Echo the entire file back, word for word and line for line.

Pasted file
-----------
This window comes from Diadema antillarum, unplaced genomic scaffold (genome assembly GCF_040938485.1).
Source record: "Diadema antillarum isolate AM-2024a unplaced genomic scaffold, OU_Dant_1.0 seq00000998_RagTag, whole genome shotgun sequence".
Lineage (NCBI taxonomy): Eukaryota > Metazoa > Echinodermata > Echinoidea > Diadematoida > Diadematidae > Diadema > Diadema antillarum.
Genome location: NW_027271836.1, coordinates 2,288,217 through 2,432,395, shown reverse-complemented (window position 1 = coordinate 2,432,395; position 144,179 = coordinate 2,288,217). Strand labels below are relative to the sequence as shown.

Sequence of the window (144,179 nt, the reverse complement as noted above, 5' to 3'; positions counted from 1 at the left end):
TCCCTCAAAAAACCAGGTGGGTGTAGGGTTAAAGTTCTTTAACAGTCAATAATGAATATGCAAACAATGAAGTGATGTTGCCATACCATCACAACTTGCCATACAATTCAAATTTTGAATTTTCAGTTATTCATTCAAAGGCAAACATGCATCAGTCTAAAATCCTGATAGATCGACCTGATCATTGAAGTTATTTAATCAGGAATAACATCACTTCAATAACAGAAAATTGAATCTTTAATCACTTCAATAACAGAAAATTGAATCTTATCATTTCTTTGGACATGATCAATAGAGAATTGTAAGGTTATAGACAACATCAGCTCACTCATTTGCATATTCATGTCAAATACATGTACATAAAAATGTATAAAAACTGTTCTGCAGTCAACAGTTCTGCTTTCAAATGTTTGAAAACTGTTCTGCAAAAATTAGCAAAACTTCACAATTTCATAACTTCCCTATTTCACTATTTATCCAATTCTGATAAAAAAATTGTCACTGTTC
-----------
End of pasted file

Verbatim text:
This window comes from Diadema antillarum, unplaced genomic scaffold (genome assembly GCF_040938485.1).
Source record: "Diadema antillarum isolate AM-2024a unplaced genomic scaffold, OU_Dant_1.0 seq00000998_RagTag, whole genome shotgun sequence".
Lineage (NCBI taxonomy): Eukaryota > Metazoa > Echinodermata > Echinoidea > Diadematoida > Diadematidae > Diadema > Diadema antillarum.
Genome location: NW_027271836.1, coordinates 2,288,217 through 2,432,395, shown reverse-complemented (window position 1 = coordinate 2,432,395; position 144,179 = coordinate 2,288,217). Strand labels below are relative to the sequence as shown.

Sequence of the window (144,179 nt, the reverse complement as noted above, 5' to 3'; positions counted from 1 at the left end):
TCCCTCAAAAAACCAGGTGGGTGTAGGGTTAAAGTTCTTTAACAGTCAATAATGAATATGCAAACAATGAAGTGATGTTGCCATACCATCACAACTTGCCATACAATTCAAATTTTGAATTTTCAGTTATTCATTCAAAGGCAAACATGCATCAGTCTAAAATCCTGATAGATCGACCTGATCATTGAAGTTATTTAATCAGGAATAACATCACTTCAATAACAGAAAATTGAATCTTTAATCACTTCAATAACAGAAAATTGAATCTTATCATTTCTTTGGACATGATCAATAGAGAATTGTAAGGTTATAGACAACATCAGCTCACTCATTTGCATATTCATGTCAAATACATGTACATAAAAATGTATAAAAACTGTTCTGCAGTCAACAGTTCTGCTTTCAAATGTTTGAAAACTGTTCTGCAAAAATTAGCAAAACTTCACAATTTCATAACTTCCCTATTTCACTATTTATCCAATTCTGATAAAAAAATTGTCACTGTTC